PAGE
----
Sounds of Shofar Signal New Beginnings

By Mary Klaus

When Ellis Rosenberg sounds the shofar at Kesher Israel’s Rosh Hashanah services on September 6, he will be focusing on a new beginning.

“The shofar wakes us up figuratively,” said Rosenberg, who has been performing the tradition at Kesher Israel Congregation for forty years. “With God’s help, the sound of the shofar will steer us in the right direction. We are looking for God to help us because we need all the help we can get.”

 This year, he said, he hopes that “we as individuals and as a community do what we’re supposed to do to make COVID-19 disappear as quickly as we can.”

The piercing sound of the shofar may do more than call Jews to celebrate Rosh Hashanah this year. Sixteen months into the COVID-19 pandemic which changed life as most people know it, the call of the traditional horn also seems to symbolize hope and a new beginning to Harrisburg-area Jews this year.

 The shofar, a ram's horn trumpet used by ancient Jews in religious ceremonies and as a battle signal, is blown at various points of the Rosh Hashanah services and later to conclude Yom Kippur.

The shofar has four sounds: tekiah, a long, loud blast calling people to attention; shevarim, three broken blows which sound like crying; teruah, nine or more staccato rings serving as a wakeup call to the new year; and tekiah gedolah, a great blast played at the end of the Rosh Hashanah service. Rosenberg said that all four sounds are important.

“At Kesher Israel, we have a tradition of having 100 sounds of the shofar on Rosh Hashanah,” he said. “Sounding the shofar is meaningful to me even after all these years. On Rosh Hashanah, I get emotional when I do it because I am a representative of the community. My hope is that I do it well.”

Rosenberg, who spends the weeks leading up to the services practicing on his shofar, said that shofars are quite different than trumpets. “Sometimes your mouth gets swollen. Sometimes, you may not get a sound out. I always have a backup shofar with me on Rosh Hashanah.”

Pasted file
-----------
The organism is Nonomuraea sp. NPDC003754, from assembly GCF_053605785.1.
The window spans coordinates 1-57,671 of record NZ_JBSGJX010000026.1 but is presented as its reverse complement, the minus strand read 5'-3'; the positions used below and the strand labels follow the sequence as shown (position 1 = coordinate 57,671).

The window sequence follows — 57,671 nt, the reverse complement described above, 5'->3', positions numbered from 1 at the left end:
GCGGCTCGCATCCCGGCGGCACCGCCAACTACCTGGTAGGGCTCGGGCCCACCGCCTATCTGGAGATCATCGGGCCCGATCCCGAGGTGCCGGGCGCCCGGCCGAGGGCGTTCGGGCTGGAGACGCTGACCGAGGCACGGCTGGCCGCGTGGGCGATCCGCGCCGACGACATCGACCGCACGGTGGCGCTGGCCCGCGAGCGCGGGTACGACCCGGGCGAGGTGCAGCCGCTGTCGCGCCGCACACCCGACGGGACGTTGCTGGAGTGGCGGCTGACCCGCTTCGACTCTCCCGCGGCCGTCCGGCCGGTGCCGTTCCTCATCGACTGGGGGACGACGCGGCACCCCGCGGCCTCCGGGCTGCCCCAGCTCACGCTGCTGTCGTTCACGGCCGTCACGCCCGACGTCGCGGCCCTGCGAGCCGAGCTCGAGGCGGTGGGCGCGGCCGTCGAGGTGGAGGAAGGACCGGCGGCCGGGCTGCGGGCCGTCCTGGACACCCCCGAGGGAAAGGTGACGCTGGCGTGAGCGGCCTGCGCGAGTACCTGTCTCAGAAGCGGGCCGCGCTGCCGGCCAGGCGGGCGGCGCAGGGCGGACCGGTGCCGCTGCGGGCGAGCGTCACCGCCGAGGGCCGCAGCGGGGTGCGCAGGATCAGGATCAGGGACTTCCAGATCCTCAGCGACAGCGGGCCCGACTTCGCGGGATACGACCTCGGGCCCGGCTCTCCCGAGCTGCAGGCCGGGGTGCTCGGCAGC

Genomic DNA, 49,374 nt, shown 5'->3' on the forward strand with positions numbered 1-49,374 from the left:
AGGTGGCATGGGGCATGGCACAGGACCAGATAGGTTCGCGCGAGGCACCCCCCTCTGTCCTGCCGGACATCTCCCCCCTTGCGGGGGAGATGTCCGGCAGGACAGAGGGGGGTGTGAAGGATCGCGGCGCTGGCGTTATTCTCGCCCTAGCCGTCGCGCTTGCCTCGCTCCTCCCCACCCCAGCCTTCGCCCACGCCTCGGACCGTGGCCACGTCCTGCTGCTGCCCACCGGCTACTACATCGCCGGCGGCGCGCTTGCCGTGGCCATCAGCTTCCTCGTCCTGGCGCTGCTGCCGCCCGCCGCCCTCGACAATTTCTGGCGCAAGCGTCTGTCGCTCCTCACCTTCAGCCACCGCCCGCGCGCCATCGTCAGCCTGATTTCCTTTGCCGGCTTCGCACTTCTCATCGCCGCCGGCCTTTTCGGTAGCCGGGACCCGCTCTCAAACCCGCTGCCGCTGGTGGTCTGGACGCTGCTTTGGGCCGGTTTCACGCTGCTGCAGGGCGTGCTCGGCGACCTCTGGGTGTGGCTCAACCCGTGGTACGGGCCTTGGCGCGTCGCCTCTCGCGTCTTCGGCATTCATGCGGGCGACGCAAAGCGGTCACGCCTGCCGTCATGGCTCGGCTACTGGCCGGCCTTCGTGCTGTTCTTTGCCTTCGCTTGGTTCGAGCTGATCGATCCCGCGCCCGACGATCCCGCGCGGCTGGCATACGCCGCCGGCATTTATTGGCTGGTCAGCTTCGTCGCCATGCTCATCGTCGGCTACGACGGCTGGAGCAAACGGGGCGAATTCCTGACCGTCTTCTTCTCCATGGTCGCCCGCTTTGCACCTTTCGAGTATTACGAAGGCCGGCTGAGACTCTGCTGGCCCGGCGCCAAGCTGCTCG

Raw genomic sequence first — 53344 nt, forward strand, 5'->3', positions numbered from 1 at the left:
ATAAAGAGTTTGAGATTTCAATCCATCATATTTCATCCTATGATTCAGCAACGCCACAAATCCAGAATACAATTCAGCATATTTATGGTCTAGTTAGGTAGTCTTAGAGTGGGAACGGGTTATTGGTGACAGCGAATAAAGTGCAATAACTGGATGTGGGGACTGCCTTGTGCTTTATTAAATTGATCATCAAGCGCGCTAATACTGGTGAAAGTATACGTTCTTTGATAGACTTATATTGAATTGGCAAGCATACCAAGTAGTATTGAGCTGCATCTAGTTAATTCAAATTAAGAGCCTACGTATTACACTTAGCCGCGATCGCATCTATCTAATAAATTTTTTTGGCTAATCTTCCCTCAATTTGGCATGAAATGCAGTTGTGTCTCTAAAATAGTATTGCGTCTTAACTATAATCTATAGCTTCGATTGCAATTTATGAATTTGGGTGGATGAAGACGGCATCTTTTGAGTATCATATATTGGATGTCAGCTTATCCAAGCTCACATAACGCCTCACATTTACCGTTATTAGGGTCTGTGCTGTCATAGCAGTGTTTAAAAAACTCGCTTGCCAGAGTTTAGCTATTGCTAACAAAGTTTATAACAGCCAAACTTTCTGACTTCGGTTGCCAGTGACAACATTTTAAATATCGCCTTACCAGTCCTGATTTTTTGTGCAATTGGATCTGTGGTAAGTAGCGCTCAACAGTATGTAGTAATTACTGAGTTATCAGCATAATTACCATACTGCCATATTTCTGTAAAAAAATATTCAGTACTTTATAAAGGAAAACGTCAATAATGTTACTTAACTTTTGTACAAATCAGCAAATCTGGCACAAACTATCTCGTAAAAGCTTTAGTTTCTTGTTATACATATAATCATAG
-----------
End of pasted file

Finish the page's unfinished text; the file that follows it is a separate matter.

He also sounds the shofar for one long note after nightfall on Yom Kippur to mark the end of that holy day. He said that in most years, the congregations comes together for a meal after the Yom Kippur fast ends, though that is not planned this Rosh Hashanah which falls during the current surge of the pandemic.

At Chisuk Emuna, Gerald Gorelick thinks of community when he hears the shofar.

“The first time a shofar is mentioned in the Torah is when we stood at Sinai and heard the sound,” he said. “Standing together in community is fundamental to our faith, our history, and our future. We hope that many of us will be together for this holiday in our synagogues.”

Gorelick said that Chuck Kline sounded shofar at Chisuk Emuna for about seventy years before retiring from the job. This year, Rabbi Jonathan Milgram from Teaneck, New Jersey, will perform the ritual at Chisuk Emuna.

At Temple Beth Shalom, Ira Beckerman sounds the shofar, calling it an honor to do so. Beckerman, congregation treasurer, uses his school days experience in playing the baritone horn to help with the shofar.

“The method is the same but the shofar mouth opening is much smaller,” he said. “I bought a modest shofar to work with and to learn.  It is a lot easier to become familiar with one shofar as they vary widely in size and ease.”

The trick, he said “is to take a zen approach and especially not to overblow. It seems everyone tries to set a world record for length of time for the final tekiah gedolah.  That’s not for me.”

Rosenberg will chime the shofar for Kesher Israel’s indoor and outdoor Rosh Hashanah services, where participants will wear masks and socially distance. He said that last year, he also blew the shofar, which he called the highlight of Rosh Hashanah services for many Jews, outside at the Jewish Community Center for people not comfortable with going to other services.

Asked how he got into the practice, Rosenberg laughed.

“After my father died, my brothers and I were at a service and there was nobody sounding the shofar,” he recalled “I said to myself ‘how tough can it be?’ So I picked up the shofar and made a rudimentary sound with it. Shortly after that, the person who sounded shofar for eighteen years asked if I would like to learn how to sound it and learn about the laws and traditions. I said ‘OK’ and was planning to be his backup.”

Shortly after Rosh Hashanah that year, that man told Rosenberg that he was moving away – and Rosenberg has been sounding shofar at Kesher Israel ever since.

He said that while visiting his youngest son and family in Israel, “we went shofar buying. My son In Israel sounds shofar in a synagogue in Jerusalem so our next generation is doing it, too.”